brain works, the more this is going to catch on. >> axelrod: according to the magazine "psychology today" maga somewhere near 10 millionso americans are practicing some sort of meditation. in brazil another way to take a break from the stresses of daily life, the rio de janeiro carnival got under way with floats and music and samba dancing. as many as two million people musi join the annual party which reaches its peak on tuesday.ual party still ahead, a volunteer repair st crew from haiti helping out a long ways from home. really? [ male announcer ] alka-seltzer plus fights your worst cold symptoms, plus it relieves your runny nose. [ breathes deeply ] awesome. [ male announcer ] yes, it is. that's the cold truth! if you're living with moderate to severe crohn's disease, and it feels like your life revolves around your symptoms, ask your gastroenterologist about humira adalimumab. humira has been proven to work for
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robitussin®. don't suffer the coughequences™. >> axelrod: there seems to be an endless number of ways to illustrate just how much snow has fallen in northeast we wanted to share with you three of our favorites. this is a front door in trumbel, connecticut. look how high, just about to the top of the door frame. in falmouth, maine, 17-month-old mateo, is mesmerized and amber from massachusetts is speaking for many, and that's without saying a single word. the big blizzard hit areas vathis barely started to recover from super storm sandy a little more than three months ago. fortunately, one new york cityom w neighborhood is benefiting from what you might call island-to- island help.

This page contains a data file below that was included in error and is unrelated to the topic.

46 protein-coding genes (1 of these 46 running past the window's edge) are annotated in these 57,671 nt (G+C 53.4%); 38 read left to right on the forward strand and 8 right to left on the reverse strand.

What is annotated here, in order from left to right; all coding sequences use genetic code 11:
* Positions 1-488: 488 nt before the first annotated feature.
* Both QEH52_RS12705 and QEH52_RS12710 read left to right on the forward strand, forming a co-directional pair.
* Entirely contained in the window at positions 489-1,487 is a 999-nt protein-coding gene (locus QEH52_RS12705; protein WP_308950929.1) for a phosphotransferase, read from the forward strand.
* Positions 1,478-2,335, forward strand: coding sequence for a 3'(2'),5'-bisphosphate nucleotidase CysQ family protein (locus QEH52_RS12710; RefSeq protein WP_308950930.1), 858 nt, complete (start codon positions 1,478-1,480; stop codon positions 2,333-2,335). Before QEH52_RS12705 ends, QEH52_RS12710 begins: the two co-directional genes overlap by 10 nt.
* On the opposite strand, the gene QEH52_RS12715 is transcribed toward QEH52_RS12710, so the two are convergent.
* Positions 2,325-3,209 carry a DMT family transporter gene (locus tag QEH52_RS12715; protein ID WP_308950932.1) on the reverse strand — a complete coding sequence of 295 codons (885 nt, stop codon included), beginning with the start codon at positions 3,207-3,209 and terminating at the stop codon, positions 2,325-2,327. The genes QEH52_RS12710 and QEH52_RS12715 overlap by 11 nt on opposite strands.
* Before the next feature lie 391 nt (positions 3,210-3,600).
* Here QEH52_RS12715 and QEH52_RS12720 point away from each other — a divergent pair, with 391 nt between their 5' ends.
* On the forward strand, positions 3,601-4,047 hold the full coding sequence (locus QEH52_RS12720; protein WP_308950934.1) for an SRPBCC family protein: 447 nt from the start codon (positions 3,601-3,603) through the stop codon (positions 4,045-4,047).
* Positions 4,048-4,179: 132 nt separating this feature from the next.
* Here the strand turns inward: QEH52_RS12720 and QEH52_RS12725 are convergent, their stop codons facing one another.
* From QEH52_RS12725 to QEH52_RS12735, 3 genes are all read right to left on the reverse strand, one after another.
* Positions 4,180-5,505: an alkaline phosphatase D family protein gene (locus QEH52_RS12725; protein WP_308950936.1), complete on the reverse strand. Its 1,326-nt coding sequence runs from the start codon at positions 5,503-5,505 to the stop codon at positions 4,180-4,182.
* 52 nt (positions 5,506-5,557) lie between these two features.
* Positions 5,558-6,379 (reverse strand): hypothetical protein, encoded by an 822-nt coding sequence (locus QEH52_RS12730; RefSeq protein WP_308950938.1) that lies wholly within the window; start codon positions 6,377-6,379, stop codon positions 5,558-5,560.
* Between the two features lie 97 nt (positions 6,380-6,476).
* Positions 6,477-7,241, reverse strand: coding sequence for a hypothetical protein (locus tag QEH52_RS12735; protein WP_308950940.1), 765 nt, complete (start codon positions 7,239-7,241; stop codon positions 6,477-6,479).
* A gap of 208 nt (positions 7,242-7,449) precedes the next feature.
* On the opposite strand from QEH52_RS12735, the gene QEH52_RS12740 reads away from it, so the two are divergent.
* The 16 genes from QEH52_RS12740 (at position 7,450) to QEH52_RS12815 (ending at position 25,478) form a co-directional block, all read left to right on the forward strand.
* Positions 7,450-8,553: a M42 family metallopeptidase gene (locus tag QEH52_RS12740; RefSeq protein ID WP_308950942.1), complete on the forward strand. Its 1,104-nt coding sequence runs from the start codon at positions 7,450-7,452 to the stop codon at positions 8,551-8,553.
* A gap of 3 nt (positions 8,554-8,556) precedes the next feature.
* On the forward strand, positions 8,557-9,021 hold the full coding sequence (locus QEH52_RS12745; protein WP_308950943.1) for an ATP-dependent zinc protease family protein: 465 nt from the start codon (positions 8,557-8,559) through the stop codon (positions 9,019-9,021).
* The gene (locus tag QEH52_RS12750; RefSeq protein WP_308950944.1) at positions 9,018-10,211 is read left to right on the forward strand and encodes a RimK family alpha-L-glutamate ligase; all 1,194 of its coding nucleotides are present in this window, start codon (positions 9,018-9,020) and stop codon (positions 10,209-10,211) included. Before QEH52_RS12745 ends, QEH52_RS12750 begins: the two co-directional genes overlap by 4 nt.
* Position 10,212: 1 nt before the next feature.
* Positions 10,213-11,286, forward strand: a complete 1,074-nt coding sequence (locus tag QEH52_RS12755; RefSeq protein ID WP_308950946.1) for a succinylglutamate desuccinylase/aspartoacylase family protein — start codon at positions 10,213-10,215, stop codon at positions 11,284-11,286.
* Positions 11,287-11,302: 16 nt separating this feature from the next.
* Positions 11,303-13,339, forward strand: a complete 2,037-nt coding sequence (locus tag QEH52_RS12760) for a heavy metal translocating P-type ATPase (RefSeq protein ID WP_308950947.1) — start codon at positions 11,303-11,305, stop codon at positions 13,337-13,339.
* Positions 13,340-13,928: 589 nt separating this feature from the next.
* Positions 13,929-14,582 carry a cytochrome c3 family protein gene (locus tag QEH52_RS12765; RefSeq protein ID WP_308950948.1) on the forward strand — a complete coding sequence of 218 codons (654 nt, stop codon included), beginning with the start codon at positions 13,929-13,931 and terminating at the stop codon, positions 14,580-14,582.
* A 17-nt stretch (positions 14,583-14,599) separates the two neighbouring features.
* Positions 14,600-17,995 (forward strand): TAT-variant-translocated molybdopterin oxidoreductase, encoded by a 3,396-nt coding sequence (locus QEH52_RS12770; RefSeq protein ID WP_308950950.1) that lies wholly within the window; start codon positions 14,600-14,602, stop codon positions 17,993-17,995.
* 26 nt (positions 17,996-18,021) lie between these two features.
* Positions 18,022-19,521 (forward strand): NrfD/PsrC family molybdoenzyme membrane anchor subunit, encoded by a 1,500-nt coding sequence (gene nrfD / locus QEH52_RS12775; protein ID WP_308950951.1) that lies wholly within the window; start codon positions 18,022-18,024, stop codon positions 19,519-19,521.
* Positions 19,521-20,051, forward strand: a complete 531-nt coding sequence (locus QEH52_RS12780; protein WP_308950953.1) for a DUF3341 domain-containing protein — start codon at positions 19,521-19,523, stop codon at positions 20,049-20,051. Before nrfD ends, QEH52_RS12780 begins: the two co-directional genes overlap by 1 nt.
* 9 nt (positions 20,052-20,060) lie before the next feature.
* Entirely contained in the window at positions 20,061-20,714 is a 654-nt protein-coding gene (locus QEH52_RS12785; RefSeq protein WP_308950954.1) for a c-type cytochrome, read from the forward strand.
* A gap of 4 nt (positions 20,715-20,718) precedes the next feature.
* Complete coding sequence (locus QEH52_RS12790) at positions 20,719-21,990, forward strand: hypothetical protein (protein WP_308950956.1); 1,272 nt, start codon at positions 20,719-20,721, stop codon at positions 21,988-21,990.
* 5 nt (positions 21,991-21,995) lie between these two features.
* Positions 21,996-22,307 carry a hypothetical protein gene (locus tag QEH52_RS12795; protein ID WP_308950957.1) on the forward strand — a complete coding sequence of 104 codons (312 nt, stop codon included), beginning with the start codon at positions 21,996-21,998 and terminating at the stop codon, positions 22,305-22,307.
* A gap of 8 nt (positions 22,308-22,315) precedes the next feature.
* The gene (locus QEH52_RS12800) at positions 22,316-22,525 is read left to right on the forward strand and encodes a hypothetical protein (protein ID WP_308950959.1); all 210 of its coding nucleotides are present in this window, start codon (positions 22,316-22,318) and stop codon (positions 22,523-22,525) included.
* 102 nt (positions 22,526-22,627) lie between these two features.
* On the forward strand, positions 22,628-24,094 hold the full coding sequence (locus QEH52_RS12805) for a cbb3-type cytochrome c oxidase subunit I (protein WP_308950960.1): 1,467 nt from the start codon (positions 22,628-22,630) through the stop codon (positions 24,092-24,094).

tony guida has the story. >> reporter: the language is creole. the message is, "let's get to creole work rebuilding this damaged house." af >> i'm here because after the big hurricane sandy, some of us saw how, you know. >> reporter: frank joseph his colleagues are from haiti. they survived the 2010ived t earthquake that devastated their nation. and they haven't forgotten the f kindness of so many american strangers. the haitians arrived thursday, >> because they help us to rebuild, we're ready to put in installation, sheet rock, and everything that needs to be done. >> reporter: the haitians arrived thursday, just in time for weather they've never seen-- icy temperatures and blizzard conditions as they began rehabitions work in a staten island neighborhood wrecked by super storm sandy. they were brought here by richard holtes, whose foundation, he says, built some 500 homes in haiti for people